In this era of nuclear families, where we experience clashes and misunderstandings, the survival and dignified growth of family relationships become a concern.
Diwali is not only a festival of lights but also the festival of family relations and celebration.
In Ancient India, for the optimum fulfilment, satisfaction and peace in one’s life, it was advised to live one’s life since childhood to the end, in a simplified four stages with assigned duties also called ‘Varnashramadharma’.
The human lifespan was divided into four major periods. The child begins life with the Brahmacharya stage as a student, then progresses to the Grihastha stage of a householder, then retires to the Vanaprastha stage and finally accepts the Sanyasa stage of renunciation. The Grihasthashrama stage is represented after the marriage of an individual when he begins his family life and was considered the most important of all stages in the social, cultural and economic context of life.
Mostly, all the festivals in India, are centred around this concept of celebration with family and friends, highlighting a specific concern, like Holi, etc. However Diwali celebrates the Grihastha stage to the fullest as it focuses on highlighting the need to enjoy and appreciate each member of the family with deserving importance, their mutual bonding with others and also their wealth and prosperity, like almost a complete package of a five day celebration of coordination of members of family, respect, affection, care and sharing, human values of forgiving, gratitude and humility.
Often considered one of the biggest festivals in India, Diwali that begins on the onset of autumn, is celebrated with a lot of fanfare and is mentioned in the Skanda Purana and Padma Purana, indicates the triumph of light over darkness and good over evil.
The grand five-day celebrations begin with Dhanteras (the festival of wealth) or Dhanatrayodashi. Lord Dhanvantari – the God of health and ayurveda is worshipped on this day. It is considered an extremely auspicious day to make new purchases for family or business, to buy new ‘Dhan’, some form of precious metals especially Gold or Silver articles and new utensils.
The second day, Naraka Chaturdashi also known as Kali Chaudas or Choti Diwali is a very beautiful day for the family bonding and fun moments. It is also the day to abolish laziness and evil. Families wake up before sunrise and begin the day with ‘abhyanga snan’ or sacred bath before dawn with ‘ubtan’ or holy scrub. They rub the holy scrub off over their entire body, before bath and it’s believed that all your worries are warded off and happiness fulfils your life, cleansing your mind of negativity too.
Early morning, the house is decorated with diyas and rangolis drawn with rangoli powder or made with flowers to welcome goddess Lakshmi into the house and to bring colour and joy in our hearts. An elaborate breakfast of traditional delicacies specific to Diwali is enjoyed. In the evening, people go to each other’s houses, enjoy with relatives and friends, exchange gifts and sweets as an expression of love, warmth, togetherness, respect, thankfulness, gratitude, and appreciation for our near and dear ones. Legend has it that people of Ayodhya decorated the entire town with diyas to celebrate Lord Ram’s return to Ayodhya from fourteen years of exile.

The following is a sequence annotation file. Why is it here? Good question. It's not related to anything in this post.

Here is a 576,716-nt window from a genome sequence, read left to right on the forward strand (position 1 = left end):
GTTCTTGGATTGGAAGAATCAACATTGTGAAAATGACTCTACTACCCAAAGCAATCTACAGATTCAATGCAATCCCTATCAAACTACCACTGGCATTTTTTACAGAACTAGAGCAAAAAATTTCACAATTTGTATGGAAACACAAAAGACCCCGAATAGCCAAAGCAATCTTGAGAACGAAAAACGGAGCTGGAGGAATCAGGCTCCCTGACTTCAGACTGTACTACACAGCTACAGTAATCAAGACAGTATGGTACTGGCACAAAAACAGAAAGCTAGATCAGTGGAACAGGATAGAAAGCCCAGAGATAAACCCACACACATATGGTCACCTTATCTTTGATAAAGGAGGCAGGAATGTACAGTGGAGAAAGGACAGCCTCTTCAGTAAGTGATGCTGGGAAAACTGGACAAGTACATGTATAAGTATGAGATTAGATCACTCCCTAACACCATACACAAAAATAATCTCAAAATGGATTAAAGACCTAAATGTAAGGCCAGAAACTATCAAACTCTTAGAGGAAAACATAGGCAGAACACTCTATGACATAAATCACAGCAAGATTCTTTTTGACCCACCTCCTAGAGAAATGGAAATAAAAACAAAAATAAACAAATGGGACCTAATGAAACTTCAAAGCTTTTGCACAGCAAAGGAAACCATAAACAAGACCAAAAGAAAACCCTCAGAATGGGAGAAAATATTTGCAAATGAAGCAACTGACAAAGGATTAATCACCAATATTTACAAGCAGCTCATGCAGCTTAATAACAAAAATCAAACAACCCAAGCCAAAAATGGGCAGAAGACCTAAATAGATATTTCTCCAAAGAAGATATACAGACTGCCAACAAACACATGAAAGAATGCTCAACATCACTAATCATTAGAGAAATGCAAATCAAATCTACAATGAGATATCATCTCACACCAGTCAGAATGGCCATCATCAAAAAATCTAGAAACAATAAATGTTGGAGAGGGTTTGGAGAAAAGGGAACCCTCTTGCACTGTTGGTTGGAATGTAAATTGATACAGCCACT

The third day of Diwali is celebrated as the Lakshmi Pujan, According to legend, Lakshmi, the goddess of wealth and Lord Vishnu’s wife, visits her devotees and bestows gifts and blessings upon each of them. In the evening of Lakshmi Pujan, people open their doors and windows to welcome Lakshmi, with diya lights on their windowsills and balcony ledges. The mothers, who work hard all year, are recognized by the family. They are seen to embody a part of Lakshmi, the good fortune and prosperity of the household.
The fourth day is Diwali Padwa or Bali Pratipada, which celebrates the bond between the wife and husband. The wife normally gets dressed in her traditional wear with jewellery and prays for the long life, wealth and prosperity of her husband and husband reciprocates his love and care towards his wife with gifts and blessings. Married daughters and sons-in-law are also honoured with gifts and sweets on Padwa.
The five-days of Diwali conclude with Bhau beej, a day dedicated to the bond of brothers and sisters, also called as Bhai dooj, or Bhai Tika, signifying the duty of a brother to protect his sister, as well as a sister’s blessings for her brother. It is also a day to forgive and forget any mutual tensions or negatively and continue relations with affection, sister’s sincerest prayers for a long and happy life of her brother. Brothers also gift their sisters while sisters welcome them with a delicious meal.
Thus Diwali underlines the concept of how the Grihasthashrama stage in a person’s life may be enjoyed for happiness while discharging responsibilities. The fun element in the family coordination is brought out well in Diwali, while learning to be together and care for one another, including the relatives and neighbours. We all know about these concepts and human values but Diwali reminds us of our greatest wealth and resource that lies in our family, our integral support system.
Views of the author are personal and do not necessarily represent the website’s views.
The columnist Rashmi Pitre is an actress, poet and painter most known for her work in television. She has showcased at 34 painting exhibitions in India, Canada and the USA including Jehangir Art Gallery. She has a Bachelor of Arts (BA) Honours in Ancient Indian Culture from St. Xavier’s College, Mumbai and a Diploma in Original Philosophy of Buddhism.
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The CSR Journal Team